endorses Howard Dean". Southern Illinoisan. January 7, 2007. p. B6.  ^ Jennifer Parker (January 5, 2008). "Political Radar: Bill Bradley Backs Barack Obama". Blogs.abcnews.com. Archived from the original on May 22, 2011. Retrieved January 15, 2011.  ^ Kraske, Steve (February 5, 2009). "Sebelius a leading candidate for HHS Cabinet post". Kansas City Star. p. A1.  ^ Monitor, The Christian Science (February 11, 2015). "Senate holds 'interesting' tax reform hearing. Everyone shocked".  ^ " Catterton Partners
Catterton Partners
– Management." Catterton Partners
Catterton Partners
– Management. N.p., n.d. Web. April 27, 2014. <http://www.cpequity.com/management.html ^ " Bill Bradley
Bill Bradley
to speak at ECS commencement". Jacksonville Patriot. May 15, 2009.  ^ Tedeschi, Bruno (June 3, 2001). "Bradley Stirrings". The Record. p. O6.  ^ Price, Jay; Curliss, J. Andrew (June 8, 2009). "NCSU Job is Hard to Pin Down". News & Observer. p. A1. Retrieved July 30, 2009.  ^ " Issue One – Advisory Board" Issue One – Advisory Board. N.p., n.d. Web. November 5, 2014. <http://www.issueone.org/#team ^ Macintyre, Ben (February 3, 2000). "Would-be first lady confronts the horrors of her past". The Ottawa Citizen. p. A10.  ^ Lawrence, Jill (September 9, 1999). "The girl from Germany, the professor from N.J.". USA Today. p. 8A.  ^ Lawrence, Jill (January 19, 2000). "Unconventional Ernestine on the road". USA Today. Retrieved July 23, 2009.  ^ Buchholz, Brad (May 31, 2009). " Betty Sue Flowers
Betty Sue Flowers
leaving behind 45 years in Austin to follow her bliss". Austin American-Statesman. Archived from the original on July 16, 2011. Retrieved February 17, 2011.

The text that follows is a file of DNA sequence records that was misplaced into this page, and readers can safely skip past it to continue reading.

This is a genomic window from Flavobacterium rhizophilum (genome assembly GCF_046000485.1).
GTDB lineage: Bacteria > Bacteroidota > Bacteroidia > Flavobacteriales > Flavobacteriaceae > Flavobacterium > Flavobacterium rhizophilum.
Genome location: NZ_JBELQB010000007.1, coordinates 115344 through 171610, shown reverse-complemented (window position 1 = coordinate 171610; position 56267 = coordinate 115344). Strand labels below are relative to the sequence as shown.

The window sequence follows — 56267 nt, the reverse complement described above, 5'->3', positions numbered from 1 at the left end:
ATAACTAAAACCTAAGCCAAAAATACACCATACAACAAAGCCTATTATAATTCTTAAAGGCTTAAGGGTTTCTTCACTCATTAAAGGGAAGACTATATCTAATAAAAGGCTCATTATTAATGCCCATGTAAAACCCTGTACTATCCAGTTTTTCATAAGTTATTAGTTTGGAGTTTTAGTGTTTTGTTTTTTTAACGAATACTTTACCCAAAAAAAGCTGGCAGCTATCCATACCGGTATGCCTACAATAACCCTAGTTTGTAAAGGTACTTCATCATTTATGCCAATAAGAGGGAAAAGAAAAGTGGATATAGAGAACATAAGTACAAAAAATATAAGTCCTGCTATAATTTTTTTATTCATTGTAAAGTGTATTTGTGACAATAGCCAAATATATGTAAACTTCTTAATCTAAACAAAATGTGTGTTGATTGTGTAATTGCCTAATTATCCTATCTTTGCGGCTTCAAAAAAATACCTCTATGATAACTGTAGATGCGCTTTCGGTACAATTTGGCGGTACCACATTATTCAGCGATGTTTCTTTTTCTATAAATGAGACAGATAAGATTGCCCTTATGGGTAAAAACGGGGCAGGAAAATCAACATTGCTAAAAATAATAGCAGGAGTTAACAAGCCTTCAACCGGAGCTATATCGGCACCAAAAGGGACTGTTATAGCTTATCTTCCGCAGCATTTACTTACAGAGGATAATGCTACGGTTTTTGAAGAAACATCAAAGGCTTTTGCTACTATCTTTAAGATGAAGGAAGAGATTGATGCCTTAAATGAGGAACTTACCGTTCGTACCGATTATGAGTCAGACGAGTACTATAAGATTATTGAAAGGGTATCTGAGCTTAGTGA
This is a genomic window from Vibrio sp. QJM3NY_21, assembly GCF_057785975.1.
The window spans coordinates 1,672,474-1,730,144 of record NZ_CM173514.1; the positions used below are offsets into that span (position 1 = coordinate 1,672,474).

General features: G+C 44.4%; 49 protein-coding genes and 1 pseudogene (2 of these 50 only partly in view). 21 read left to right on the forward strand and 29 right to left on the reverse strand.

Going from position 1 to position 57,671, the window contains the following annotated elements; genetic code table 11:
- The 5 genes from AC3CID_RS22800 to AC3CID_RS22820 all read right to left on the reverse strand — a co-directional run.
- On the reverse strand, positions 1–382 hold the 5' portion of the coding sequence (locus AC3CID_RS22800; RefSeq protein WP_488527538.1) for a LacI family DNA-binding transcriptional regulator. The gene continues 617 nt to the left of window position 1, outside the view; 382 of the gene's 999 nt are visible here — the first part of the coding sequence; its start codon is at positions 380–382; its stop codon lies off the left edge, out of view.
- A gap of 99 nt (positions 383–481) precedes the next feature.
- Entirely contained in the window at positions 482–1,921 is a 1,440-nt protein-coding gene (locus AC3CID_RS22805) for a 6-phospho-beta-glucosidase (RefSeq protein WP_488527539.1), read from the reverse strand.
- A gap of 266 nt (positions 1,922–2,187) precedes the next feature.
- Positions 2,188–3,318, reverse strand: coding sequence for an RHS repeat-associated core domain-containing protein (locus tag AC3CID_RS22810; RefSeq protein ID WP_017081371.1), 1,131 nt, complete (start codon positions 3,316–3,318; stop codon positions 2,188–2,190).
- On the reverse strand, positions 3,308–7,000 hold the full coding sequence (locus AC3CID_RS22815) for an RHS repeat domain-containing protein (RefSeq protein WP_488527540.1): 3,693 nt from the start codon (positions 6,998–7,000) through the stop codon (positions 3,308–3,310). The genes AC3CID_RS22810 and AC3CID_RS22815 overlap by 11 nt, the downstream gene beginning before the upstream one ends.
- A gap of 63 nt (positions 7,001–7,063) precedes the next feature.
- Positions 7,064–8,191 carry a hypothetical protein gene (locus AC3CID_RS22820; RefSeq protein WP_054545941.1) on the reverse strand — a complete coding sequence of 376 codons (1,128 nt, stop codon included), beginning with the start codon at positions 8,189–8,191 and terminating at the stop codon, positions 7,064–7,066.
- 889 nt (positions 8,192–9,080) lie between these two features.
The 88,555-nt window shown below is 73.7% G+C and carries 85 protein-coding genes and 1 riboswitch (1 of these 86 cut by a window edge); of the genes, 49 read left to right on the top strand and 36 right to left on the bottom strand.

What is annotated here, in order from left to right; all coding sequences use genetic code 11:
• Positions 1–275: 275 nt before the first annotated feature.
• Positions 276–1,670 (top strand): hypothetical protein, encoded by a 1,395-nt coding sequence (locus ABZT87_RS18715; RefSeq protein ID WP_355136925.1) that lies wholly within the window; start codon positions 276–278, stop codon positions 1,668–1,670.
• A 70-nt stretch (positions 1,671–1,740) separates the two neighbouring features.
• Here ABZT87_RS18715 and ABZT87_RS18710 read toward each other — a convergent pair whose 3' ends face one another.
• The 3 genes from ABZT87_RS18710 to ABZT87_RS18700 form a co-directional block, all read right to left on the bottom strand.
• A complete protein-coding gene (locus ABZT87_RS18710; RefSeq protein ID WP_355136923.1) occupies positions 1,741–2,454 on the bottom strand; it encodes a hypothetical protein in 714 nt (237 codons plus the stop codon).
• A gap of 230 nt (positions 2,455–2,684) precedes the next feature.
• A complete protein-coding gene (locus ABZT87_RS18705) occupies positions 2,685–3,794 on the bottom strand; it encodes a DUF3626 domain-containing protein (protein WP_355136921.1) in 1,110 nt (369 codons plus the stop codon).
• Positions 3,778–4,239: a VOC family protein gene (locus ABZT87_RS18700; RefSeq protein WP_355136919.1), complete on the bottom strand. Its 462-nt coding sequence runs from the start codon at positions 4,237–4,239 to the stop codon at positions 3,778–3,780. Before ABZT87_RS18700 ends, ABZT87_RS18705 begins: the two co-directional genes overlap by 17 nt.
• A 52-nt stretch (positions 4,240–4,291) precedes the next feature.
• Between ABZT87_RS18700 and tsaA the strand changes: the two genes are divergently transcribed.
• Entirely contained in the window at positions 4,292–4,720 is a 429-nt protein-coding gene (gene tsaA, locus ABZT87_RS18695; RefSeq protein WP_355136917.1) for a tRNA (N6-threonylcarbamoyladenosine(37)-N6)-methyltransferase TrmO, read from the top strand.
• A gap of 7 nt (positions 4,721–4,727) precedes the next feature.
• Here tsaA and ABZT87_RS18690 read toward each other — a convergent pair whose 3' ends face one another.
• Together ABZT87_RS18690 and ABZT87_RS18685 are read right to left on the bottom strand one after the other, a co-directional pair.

http://www.japantimes.co.jp/sports/2014/08/28/olympics/nearly-50-years-bradley-recalls-1964-tokyo-games/ Further reading[edit]

McPhee, John A Sense of Where You Are: Bill Bradley
Bill Bradley
at Princeton (Farrar, Straus and Giroux, 1965) ISBN 0-374514852

External links[edit]

Wikimedia Commons has media related to Bill Bradley.

Official website

Biography at the Biographical Directory of the United States
United States
Congress Appearances on C-SPAN Basketball
Basketball
Hall of Fame entry Presidential campaign announcement speech Presidential campaign brochure

Party political offices

Preceded by Paul J. Krebs Democratic nominee for U.S. Senator from New Jersey (Class 2) 1978, 1984, 1990 Succeeded by Robert Torricelli

Preceded by Robert Byrd, Alan Cranston, Al Gore, Gary Hart, Bennett Johnston, Ted Kennedy, Tip O'Neill, Don Riegle, Paul Sarbanes, Jim Sasser Response to the State of the Union address 1983 Served alongside: Les AuCoin, Joe Biden, Robert Byrd, Tom Daschle, Bill Hefner, Barbara Kennelly, George Miller, Tip O'Neill, Paul Simon, Paul Tsongas, Tim Wirth Succeeded by Max Baucus, Joe Biden, David Boren, Barbara Boxer, Robert Byrd, Dante Fascell, Bill Gray, Tom Harkin, Dee Huddleston, Carl Levin, Tip O'Neill, Claiborne Pell

Preceded by Ann Richards Keynote Speaker of the Democratic National Convention 1992 Served alongside: Barbara Jordan, Zell Miller Succeeded by Evan Bayh

U.S. Senate

Preceded by Clifford P. Case U.S. Senator (Class 2) from New Jersey 1979–1997 Served alongside: Harrison A. Williams, Nicholas F. Brady, Frank Lautenberg Succeeded by Robert Torricelli

Honorary titles

Preceded by Joe Biden Youngest Member of the United States
United States
Senate 1979–1981 Succeeded by Don Nickles

Bill Bradley—awards and achievements

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United States
United States
basketball squad – 1964 Summer Olympics
1964 Summer Olympics
– Gold medal

4 Barnes 5 Bradley 6 Brown 7 Caldwell 8 Counts 9 Davies 10 Hazzard 11 Jackson 12 McCaffrey 13 Mullins 14 Shipp 15 Wilson Coach: Iba

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NCAA
NCAA
Men's Division I Basketball
Basketball
Tournament Most Outstanding Player